In the world of many primary school age children's books, boys aspire to becoming a fireman or a footballer, whilst girls are happy wearing pink and being princesses. Children's books tend to identify as being for either sex, but definitely not both and children who enjoy reading books unassociated with their own gender is discouraged and viewed as odd. Thankfully, with a new generation of children's authors and teachers becoming more open to thinking outside the gender box, children's perceptions regarding the gender issue can be challenged. A few good books include, Red Rockets and Rainbow Jelly (Heap and Sharratt 2004) which questions as to whether we can all like a particular colour regardless of gender. Dogs Don't Do Ballet (Kemp 2010) questions gender stereotypes and how things should not be seen as gender specific. William's Doll ( Zolotow 2011) questions as to whether the differences between boys and girls is learned, rather than in built and why someone who is different is frowned upon. The Sissy Duckling (Fierstein 2005) is a story that promotes the affirmation of difference. The character of Elmer knows that people have a problem with his identity, Elmer likes who he is and does the things he likes, rather than what other people think he should do. The Paperbag Princess ( Munsch 2009) challenges the traditional role of what it is to be a princess and questions assumptions regrading how girls should behave. In essence, it inverts the fairytale story. The Boy with Pink Hair (Hilton 2012) highlights the things that people can choose for themselves such as hair colour and clothes, alongside those which people are born with, such as race or gender. 10,000 Dresses (Ewert 2008) is about a person who feels they have a different identity from the one they were born with. The author of the book describes Bailey as a girl, however, some of the characters in the story think that she is a boy. Laurel accepts Bailey just as she is. The book highlights how the gender that someone is born with is not necessarily the one that the person feels comfortable with.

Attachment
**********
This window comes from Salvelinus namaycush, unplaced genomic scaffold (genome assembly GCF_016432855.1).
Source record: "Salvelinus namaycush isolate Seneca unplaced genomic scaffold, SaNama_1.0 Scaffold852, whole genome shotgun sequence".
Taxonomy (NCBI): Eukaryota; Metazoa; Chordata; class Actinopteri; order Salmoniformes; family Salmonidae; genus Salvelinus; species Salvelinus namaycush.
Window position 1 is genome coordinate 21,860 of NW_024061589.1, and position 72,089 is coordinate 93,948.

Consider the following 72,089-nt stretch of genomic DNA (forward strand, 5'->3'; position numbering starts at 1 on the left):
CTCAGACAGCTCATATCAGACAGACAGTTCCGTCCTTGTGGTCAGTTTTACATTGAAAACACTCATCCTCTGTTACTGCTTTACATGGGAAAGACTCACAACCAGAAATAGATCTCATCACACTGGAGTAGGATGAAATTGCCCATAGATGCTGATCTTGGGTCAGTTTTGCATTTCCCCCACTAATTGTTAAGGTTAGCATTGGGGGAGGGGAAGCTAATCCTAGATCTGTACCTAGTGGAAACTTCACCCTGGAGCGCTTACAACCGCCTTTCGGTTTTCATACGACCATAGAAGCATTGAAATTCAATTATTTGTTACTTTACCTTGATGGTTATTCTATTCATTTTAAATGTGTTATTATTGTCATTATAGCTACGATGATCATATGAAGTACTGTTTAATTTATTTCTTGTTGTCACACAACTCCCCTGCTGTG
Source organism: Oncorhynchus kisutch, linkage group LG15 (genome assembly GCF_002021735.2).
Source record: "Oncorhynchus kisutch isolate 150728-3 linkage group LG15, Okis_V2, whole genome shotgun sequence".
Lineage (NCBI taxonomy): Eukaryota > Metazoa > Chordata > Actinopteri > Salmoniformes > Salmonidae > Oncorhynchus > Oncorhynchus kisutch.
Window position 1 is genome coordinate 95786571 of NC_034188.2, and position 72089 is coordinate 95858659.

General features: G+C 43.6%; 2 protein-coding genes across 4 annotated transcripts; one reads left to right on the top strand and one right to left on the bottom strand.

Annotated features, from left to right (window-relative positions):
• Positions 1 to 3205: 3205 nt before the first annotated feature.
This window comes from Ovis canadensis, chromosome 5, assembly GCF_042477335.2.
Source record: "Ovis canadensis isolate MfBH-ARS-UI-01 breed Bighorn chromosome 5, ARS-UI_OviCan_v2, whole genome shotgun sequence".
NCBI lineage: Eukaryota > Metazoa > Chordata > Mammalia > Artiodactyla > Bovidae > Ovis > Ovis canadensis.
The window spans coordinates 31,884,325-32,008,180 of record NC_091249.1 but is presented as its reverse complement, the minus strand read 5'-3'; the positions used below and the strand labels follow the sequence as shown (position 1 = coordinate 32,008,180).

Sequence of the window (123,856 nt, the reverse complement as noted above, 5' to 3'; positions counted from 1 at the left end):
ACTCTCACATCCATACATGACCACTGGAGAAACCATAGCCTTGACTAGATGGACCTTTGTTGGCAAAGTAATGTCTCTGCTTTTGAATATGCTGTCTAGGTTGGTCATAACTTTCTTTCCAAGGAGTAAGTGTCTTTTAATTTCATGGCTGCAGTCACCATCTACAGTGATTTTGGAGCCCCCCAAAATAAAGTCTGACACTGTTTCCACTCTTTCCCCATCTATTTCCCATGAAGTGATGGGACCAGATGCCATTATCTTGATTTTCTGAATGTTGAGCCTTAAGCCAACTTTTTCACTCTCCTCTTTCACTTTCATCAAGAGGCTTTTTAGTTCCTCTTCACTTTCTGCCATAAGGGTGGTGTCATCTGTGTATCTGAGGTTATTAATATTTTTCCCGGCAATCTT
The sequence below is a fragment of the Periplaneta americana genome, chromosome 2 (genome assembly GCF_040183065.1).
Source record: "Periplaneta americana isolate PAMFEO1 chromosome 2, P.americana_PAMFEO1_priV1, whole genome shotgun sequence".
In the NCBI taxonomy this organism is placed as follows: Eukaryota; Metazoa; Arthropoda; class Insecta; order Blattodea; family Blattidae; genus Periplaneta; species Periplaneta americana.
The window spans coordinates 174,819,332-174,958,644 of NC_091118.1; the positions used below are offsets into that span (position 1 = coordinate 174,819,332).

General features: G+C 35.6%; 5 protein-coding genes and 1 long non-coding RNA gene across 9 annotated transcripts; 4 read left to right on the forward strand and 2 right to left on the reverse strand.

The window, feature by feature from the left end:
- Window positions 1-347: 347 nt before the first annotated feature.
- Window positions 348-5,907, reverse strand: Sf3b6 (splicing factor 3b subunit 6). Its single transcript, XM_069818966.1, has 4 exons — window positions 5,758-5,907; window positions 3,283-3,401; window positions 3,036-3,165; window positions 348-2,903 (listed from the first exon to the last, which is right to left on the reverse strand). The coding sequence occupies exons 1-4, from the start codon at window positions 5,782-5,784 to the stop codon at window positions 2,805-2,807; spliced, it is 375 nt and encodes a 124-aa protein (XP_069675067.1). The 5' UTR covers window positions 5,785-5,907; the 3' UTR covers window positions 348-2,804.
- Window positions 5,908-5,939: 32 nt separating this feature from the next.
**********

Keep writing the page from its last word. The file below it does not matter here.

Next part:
The above highlights a few of the multitude of books out there available for primary school children to read on their own or be read to by a teacher. Children need to know from an early age that gender stereotypes need not exist, people should be able to look, act and sound however, they feel comfortable and be whoever they want to be without fear of persecution or ridicule from others. Gender should not be culturally dependent and children should be educated to know that gender need not govern behaviour, people are free to pursue the life they want, rather than what is expected of them by others. Schools should actively challenge gender stereotypes through books, so that children have greater life experiences in terms of achievement, opportunity and contentment as they go through school and into adult life. Although there is still more to be done, the latest generation of children's authors have made a great start that can be developed and added to further in order that primary school children can learn that gender stereotypes need no longer exist and serve no real purpose.

 

 

 

 

 

References

 

Donaldson, J. (2011) Zog. London: Alison Green Books

Ewert, M. (2008) 10,000 Dresses. New York: Triangle Square

Fierstein, H. (2005) The Sissy Duckling. London: Simon & Shuster

Heap, S. (2004) Red Rockets and Rainbow Jelly. London: Puffin

Hilton, P. (2012) The Boy with Pink Hair, USA: Celebra

Kemp, A. (2010) Dogs Don't Do Ballet. London: Simon & Schuster

Munsch, R. (2009) The Paperbag Princess. Toronto: Annick Press Ltd

National Union Teachers (2013) Boys Things and Girls Things. London: The Strategy & Comminications Dept – NUT

National Union Teachers (2013) It's Child's Play. London: The Strategy & Communications Dept – Nut National Union Teachers (2013) Stereotypes Stop You Doing Stuff. London: The Strategy & Communications Dept – NUT

Write4Children (2013) Vol 4 (2)

Zoloto, W. (1991) William's Doll. USA: Picture Lions

http://www.teachers.org.uk/educationandequalities/breakingthemould


© Copyright 2019 Val Mansell. All rights reserved.